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Methamphetamine is an extremely addictive stimulant. It was developed in Japan as a diet pill and when it was found to be addictive, it was removed from the market. Methamphetamine was however used by Japanese troops during World War 2 and by Hitler’s Storm Troopers. Hitler himself was addicted, receiving daily injections to the end of his life.

The form of methamphetamine available in the 40s and 50s was not nearly as potent as the Ice form of the drug found now. The Ice form of methamphetamine is more potent and more addictive than the old ‘speed’ from years ago. The Ice form of the drug can be smoked like Crack cocaine. Ice is to methamphetamine like Crack is to cocaine, more potent and more addictive than the old form of the drug.

The high from methamphetamine is a feeling of energy and endurance, focus and concentration. It is often used by workers to be more productive. The trucker who wants to drive another hundred miles, or the factory worker doing a double shift may be using methamphetamine to work harder. Even these low dose methamphetamine users have personality changes caused by methamphetamine, including a short temper, impulsivity, and irritability. Low dose users however will vehemently deny that methamphetamine is having any adverse effect on their lives.

In higher doses, is causes a feeling of being invincible, indestructible, powerful, and confidant. It is used recreationally at parties and concerts to cause a high, often just on weekends at first. Smoked or injected, it causes a feeling of sexual arousal and is often used by prostitutes and highly promiscuous people, sometimes trading sex for more of the drug.

After using methamphetamine, there follows a down period, called the crash, in which one is tired, and depressed. This crash is mild at first, but with continued use, the crash becomes more severe with profound fatigue, body aches, scatterbrained thoughts and difficulty concentrating. Users will find they can’t wait till Friday for another dose anymore. They need some more on Tuesday and Thursday and then every day, just to be able to function normally. The crash controls their lives at this point.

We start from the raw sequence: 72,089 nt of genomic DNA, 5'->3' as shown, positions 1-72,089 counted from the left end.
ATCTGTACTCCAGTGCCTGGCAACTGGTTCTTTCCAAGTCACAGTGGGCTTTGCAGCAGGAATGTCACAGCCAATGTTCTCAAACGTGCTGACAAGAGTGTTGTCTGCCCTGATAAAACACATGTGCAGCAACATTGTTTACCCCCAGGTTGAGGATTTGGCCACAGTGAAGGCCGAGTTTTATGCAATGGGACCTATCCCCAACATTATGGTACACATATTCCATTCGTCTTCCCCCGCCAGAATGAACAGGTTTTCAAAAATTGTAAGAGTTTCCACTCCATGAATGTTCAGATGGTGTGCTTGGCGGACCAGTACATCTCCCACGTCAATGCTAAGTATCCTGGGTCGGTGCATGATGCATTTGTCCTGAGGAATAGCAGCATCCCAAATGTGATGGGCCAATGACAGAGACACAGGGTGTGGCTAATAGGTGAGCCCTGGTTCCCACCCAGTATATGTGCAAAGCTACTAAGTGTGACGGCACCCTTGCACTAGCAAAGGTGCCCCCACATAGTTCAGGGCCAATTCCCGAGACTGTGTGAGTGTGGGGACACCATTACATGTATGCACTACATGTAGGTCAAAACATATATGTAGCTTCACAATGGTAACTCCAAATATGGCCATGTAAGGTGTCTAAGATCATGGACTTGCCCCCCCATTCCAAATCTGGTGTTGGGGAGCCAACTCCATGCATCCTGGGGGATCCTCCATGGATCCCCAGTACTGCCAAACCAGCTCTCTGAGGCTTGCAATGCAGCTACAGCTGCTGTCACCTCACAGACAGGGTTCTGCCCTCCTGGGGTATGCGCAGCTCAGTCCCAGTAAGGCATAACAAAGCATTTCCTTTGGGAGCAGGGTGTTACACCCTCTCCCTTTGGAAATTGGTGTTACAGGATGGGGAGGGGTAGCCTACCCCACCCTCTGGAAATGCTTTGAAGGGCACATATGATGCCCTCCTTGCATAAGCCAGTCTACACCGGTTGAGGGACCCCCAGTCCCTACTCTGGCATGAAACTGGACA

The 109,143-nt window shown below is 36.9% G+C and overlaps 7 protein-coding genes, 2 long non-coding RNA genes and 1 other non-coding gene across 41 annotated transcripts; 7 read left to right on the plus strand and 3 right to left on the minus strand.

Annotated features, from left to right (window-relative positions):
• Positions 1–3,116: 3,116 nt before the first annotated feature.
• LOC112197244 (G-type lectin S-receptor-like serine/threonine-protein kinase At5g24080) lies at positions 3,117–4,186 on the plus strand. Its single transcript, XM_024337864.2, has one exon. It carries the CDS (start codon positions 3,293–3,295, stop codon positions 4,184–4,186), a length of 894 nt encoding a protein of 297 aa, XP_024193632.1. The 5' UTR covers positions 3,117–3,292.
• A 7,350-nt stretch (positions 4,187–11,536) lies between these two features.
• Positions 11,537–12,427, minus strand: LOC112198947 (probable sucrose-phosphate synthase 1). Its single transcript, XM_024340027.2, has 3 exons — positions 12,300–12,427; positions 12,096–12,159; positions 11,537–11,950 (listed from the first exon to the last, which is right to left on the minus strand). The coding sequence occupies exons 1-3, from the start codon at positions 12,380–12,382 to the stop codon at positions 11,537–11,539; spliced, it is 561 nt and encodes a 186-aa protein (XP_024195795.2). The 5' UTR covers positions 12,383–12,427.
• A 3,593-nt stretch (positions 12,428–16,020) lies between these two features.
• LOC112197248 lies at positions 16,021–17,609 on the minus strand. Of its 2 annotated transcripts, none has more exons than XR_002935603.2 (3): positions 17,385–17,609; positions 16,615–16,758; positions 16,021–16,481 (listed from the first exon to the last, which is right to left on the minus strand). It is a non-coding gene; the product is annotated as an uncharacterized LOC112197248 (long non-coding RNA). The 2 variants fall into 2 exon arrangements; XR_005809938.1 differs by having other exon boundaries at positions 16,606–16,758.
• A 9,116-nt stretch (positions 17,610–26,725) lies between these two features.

Methamphetamine is highly addictive because it hijacks the reward center of the brain, flooding it with the pleasure chemical dopamine. After exposure to this stimulation, the normal pleasures of life are no longer as rewarding as they once were. Addicts will do anything to get another dose of methamphetamine to experience that pleasure again.

Methamphetamine is also a toxic drug, especially to neurons in the brain. The most sensitive brain cells are the one’s controlling urges, desires and cravings. These cells can be damaged by just a single exposure to methamphetamine. Injury to the control center in the brain leads to a loss of control over emotion, temper, ambition and motivation, in addition to the loss of control over drug intake. This is why methamphetamine addicts are so likely to relapse even months or years after getting off methamphetamine.

Methamphetamine is toxic primarily because of the chemicals it is broken down into after a high. Methamphetamine is made using toxic chemicals, acids and bases, solvents and reactive metals. Tylenol is made using similar chemicals, and is broken down into toxic metabolites. If you take to much Tylenol, it will damage your liver. But Tylenol does not cross the blood brain barrier. Methamphetamine does cross this barrier, and is metabolized into toxic chemicals on the wrong side of the blood brain barrier. These toxic chemicals destroy brain cells – producing microscopic ‘holes’ in the brain, which with repeated exposure, extend into ‘holes’ big enough to measure or see on an x-ray. Special x-rays that show the function of brain tissue reveal this damage. Scar tissue will not light up on these x-rays, and so shows up as a blank spot – or a hole.

The damage caused by methamphetamine extends to many areas of the personality. Some addicts have hallucinations, some have attacks of rage, and others have panic attacks. Most addicts experience severe degrees of depression because the areas of the brain producing key brain chemicals have been damaged, in some cases permanently. Memory loss and loss of rational thinking are also seen, though thankfully most addicts are able to recover much of their brain function after quitting methamphetamine.

The destruction related to meth does not affect just the addict, but is felt by everyone around that addict. His family is disrupted by his temper and rages, he is irresponsible at work, and he is often incarcerated. The incidence of domestic violence and child abuse is much higher in a methamphetamine abusing home than in even an alcoholic home.

Multigenerational addiction is often seen, in which children have learned from their parents how to use and manufacture methamphetamine. Children who are abused and neglected in these homes often turn to crime and drug use in their older years.


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